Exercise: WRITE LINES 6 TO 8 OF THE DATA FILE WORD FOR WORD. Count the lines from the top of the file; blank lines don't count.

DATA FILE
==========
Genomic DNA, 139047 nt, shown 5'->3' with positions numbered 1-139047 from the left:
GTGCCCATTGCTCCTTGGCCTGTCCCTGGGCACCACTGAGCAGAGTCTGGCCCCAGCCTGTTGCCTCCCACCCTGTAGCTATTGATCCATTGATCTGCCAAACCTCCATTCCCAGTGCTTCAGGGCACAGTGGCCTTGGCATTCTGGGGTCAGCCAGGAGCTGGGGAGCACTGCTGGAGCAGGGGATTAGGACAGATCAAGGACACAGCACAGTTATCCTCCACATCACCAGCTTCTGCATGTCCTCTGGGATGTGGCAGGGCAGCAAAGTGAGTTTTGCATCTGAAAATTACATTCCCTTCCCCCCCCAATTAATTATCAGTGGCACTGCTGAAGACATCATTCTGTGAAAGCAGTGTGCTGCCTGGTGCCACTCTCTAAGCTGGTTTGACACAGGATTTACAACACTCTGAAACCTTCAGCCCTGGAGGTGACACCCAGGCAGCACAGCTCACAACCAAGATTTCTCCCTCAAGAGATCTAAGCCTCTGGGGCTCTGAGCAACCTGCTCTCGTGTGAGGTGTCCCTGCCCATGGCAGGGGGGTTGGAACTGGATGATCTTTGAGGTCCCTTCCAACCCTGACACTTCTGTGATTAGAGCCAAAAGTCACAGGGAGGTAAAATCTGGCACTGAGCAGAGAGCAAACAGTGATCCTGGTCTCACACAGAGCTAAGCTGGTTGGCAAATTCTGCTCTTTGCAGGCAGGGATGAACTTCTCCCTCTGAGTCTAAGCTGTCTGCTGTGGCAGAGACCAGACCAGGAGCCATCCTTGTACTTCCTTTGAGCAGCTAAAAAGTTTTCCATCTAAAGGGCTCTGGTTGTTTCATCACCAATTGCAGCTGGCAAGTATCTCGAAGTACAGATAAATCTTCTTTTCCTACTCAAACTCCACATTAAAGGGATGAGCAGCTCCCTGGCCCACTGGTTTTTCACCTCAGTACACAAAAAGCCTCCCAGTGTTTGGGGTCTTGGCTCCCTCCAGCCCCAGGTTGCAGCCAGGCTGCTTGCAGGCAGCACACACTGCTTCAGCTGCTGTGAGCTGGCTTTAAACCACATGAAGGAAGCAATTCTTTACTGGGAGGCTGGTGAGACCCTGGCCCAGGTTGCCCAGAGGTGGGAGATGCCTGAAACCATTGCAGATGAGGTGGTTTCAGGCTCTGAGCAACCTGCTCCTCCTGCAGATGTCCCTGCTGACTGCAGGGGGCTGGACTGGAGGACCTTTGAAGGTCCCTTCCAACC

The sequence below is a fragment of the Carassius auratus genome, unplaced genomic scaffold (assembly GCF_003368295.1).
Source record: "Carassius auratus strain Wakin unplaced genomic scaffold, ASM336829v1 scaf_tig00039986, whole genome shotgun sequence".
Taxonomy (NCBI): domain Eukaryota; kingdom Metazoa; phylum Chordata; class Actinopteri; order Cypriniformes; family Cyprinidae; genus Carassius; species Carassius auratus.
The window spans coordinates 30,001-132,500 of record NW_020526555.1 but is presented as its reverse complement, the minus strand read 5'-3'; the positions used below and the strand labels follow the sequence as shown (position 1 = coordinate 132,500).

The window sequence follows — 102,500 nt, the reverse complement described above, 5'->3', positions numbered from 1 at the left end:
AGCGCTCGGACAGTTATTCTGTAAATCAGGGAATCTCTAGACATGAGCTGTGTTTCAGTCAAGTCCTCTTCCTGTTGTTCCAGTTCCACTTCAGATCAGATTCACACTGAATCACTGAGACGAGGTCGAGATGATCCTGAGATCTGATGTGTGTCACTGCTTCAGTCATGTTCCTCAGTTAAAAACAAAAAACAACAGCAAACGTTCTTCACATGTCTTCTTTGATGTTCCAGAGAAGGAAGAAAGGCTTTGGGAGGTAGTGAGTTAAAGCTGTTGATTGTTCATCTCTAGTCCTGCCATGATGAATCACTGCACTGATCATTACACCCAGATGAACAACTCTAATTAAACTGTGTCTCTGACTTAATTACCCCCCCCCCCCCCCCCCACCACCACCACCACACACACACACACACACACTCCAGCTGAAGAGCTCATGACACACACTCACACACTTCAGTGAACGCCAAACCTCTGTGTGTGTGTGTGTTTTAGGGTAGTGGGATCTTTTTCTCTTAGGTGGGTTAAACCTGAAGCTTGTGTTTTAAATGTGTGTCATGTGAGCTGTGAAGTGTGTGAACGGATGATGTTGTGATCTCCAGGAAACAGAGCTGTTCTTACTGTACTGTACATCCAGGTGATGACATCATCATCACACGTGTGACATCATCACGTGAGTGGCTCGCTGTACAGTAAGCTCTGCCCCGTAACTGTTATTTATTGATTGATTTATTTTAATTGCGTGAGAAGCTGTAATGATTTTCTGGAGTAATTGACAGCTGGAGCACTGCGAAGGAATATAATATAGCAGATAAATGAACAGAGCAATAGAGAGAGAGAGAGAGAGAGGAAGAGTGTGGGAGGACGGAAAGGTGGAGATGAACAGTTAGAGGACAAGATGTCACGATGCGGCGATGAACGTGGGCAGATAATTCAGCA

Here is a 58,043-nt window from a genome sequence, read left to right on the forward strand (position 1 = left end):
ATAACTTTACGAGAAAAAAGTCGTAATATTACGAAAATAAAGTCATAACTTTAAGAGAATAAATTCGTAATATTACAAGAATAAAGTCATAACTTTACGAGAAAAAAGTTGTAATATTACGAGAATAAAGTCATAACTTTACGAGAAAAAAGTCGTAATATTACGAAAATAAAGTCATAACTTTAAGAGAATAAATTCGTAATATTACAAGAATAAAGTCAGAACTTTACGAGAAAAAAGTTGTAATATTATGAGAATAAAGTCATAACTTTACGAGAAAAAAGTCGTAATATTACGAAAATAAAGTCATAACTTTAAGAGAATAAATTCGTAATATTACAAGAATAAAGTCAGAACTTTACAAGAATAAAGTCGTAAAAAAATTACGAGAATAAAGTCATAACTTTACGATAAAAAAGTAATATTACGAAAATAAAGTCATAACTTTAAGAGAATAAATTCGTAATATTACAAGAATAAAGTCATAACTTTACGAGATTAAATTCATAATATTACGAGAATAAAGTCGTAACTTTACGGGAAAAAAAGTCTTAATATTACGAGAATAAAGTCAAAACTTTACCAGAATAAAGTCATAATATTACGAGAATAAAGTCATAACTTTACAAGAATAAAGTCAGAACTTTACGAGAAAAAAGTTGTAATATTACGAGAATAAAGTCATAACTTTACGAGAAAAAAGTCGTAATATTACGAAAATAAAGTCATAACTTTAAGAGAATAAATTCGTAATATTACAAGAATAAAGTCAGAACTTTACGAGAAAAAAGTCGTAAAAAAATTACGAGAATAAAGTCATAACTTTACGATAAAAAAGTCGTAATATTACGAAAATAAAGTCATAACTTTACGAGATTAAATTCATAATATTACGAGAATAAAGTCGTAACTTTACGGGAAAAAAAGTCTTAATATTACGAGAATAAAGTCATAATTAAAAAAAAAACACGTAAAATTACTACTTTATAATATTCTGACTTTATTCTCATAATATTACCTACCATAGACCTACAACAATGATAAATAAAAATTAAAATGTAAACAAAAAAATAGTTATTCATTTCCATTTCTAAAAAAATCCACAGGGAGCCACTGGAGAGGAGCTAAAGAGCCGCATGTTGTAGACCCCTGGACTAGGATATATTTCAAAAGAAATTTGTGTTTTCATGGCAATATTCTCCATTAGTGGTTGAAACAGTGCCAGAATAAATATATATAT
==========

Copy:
The window spans coordinates 30,001-132,500 of record NW_020526555.1 but is presented as its reverse complement, the minus strand read 5'-3'; the positions used below and the strand labels follow the sequence as shown (position 1 = coordinate 132,500).

The window sequence follows — 102,500 nt, the reverse complement described above, 5'->3', positions numbered from 1 at the left end:
AGCGCTCGGACAGTTATTCTGTAAATCAGGGAATCTCTAGACATGAGCTGTGTTTCAGTCAAGTCCTCTTCCTGTTGTTCCAGTTCCACTTCAGATCAGATTCACACTGAATCACTGAGACGAGGTCGAGATGATCCTGAGATCTGATGTGTGTCACTGCTTCAGTCATGTTCCTCAGTTAAAAACAAAAAACAACAGCAAACGTTCTTCACATGTCTTCTTTGATGTTCCAGAGAAGGAAGAAAGGCTTTGGGAGGTAGTGAGTTAAAGCTGTTGATTGTTCATCTCTAGTCCTGCCATGATGAATCACTGCACTGATCATTACACCCAGATGAACAACTCTAATTAAACTGTGTCTCTGACTTAATTACCCCCCCCCCCCCCCCCCACCACCACCACCACACACACACACACACACACTCCAGCTGAAGAGCTCATGACACACACTCACACACTTCAGTGAACGCCAAACCTCTGTGTGTGTGTGTGTTTTAGGGTAGTGGGATCTTTTTCTCTTAGGTGGGTTAAACCTGAAGCTTGTGTTTTAAATGTGTGTCATGTGAGCTGTGAAGTGTGTGAACGGATGATGTTGTGATCTCCAGGAAACAGAGCTGTTCTTACTGTACTGTACATCCAGGTGATGACATCATCATCACACGTGTGACATCATCACGTGAGTGGCTCGCTGTACAGTAAGCTCTGCCCCGTAACTGTTATTTATTGATTGATTTATTTTAATTGCGTGAGAAGCTGTAATGATTTTCTGGAGTAATTGACAGCTGGAGCACTGCGAAGGAATATAATATAGCAGATAAATGAACAGAGCAATAGAGAGAGAGAGAGAGAGAGGAAGAGTGTGGGAGGACGGAAAGGTGGAGATGAACAGTTAGAGGACAAGATGTCACGATGCGGCGATGAACGTGGGCAGATAATTCAGCA